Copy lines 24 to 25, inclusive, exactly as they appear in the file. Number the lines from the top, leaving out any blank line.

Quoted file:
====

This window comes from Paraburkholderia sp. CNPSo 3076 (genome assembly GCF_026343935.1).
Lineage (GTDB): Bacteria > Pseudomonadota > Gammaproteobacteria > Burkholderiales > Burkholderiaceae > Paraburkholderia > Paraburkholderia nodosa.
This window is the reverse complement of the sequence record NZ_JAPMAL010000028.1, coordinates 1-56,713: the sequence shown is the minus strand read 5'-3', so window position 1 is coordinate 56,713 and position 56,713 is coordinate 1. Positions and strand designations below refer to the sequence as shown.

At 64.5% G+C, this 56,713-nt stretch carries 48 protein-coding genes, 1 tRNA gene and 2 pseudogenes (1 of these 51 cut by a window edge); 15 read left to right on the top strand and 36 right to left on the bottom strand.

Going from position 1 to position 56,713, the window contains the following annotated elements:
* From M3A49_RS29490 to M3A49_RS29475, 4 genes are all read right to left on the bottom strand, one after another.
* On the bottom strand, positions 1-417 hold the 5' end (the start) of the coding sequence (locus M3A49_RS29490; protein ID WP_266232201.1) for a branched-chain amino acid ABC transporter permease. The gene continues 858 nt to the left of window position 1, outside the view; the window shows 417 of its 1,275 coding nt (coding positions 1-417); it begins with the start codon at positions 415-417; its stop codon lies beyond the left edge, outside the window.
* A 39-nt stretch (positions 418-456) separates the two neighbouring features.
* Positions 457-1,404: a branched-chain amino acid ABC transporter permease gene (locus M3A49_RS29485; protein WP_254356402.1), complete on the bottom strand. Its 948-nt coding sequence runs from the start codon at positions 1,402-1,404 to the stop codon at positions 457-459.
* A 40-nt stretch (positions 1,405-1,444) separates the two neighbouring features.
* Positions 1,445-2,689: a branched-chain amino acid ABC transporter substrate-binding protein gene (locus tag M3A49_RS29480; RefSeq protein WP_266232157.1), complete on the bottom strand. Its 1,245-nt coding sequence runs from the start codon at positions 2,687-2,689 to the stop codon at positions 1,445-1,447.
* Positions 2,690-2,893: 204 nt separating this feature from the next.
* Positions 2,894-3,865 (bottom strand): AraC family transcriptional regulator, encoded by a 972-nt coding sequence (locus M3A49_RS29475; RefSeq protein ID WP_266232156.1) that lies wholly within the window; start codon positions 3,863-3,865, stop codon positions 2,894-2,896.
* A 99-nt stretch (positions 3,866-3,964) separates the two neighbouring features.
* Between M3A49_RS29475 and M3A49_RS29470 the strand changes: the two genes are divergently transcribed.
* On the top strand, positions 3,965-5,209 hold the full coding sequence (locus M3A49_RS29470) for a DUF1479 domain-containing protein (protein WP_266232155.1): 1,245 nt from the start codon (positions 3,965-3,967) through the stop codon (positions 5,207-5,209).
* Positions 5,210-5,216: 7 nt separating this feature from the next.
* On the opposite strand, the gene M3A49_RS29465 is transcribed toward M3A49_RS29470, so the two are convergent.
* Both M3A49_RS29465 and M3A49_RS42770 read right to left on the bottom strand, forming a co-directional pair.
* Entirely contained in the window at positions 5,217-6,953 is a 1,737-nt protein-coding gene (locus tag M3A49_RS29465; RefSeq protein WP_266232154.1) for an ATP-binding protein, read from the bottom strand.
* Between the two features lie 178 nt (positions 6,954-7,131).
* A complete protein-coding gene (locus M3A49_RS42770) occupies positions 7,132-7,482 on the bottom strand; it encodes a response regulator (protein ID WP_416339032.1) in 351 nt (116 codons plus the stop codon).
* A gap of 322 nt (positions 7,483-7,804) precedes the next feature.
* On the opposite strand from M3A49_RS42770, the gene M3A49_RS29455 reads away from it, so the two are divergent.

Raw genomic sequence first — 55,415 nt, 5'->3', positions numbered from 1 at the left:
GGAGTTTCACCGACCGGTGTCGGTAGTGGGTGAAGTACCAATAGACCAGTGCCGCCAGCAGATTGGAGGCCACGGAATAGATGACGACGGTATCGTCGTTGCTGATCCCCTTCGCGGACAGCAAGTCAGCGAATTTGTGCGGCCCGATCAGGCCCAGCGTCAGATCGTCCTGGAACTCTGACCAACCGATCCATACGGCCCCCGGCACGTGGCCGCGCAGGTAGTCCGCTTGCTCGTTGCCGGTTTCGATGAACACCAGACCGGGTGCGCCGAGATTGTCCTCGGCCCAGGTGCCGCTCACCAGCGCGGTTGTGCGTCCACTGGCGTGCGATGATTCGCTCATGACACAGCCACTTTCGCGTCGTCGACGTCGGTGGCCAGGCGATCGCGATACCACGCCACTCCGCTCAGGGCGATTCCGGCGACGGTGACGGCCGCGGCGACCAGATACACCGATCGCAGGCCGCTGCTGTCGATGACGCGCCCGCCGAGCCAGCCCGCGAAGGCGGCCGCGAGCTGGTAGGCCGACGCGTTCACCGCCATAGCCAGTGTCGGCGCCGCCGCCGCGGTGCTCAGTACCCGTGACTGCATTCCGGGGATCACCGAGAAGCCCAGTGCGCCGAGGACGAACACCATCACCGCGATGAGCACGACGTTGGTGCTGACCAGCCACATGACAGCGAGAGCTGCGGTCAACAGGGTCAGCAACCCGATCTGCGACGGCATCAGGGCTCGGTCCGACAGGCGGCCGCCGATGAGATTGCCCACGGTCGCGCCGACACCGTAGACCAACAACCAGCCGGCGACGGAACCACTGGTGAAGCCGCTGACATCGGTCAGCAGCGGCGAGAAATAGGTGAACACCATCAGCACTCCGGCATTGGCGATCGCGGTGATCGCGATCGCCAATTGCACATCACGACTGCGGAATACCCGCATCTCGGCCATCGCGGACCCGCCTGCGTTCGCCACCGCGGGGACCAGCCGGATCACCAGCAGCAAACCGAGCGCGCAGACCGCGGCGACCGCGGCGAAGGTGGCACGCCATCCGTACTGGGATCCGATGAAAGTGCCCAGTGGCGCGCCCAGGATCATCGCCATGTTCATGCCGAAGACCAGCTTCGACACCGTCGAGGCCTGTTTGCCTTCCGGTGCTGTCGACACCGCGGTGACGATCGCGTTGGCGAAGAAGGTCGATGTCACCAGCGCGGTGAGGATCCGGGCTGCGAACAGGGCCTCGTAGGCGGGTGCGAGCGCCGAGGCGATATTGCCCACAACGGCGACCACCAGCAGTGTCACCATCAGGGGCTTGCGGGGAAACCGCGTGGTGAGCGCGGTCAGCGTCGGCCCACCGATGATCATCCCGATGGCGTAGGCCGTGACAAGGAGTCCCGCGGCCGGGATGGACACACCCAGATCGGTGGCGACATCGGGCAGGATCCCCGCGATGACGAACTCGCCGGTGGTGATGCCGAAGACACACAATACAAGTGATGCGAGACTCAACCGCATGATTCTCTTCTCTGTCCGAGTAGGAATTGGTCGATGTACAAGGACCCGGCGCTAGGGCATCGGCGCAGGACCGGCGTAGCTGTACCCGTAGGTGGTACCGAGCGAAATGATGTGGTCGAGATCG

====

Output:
* On the opposite strand from M3A49_RS42770, the gene M3A49_RS29455 reads away from it, so the two are divergent.

Raw genomic sequence first — 55,415 nt, 5'->3', positions numbered from 1 at the left: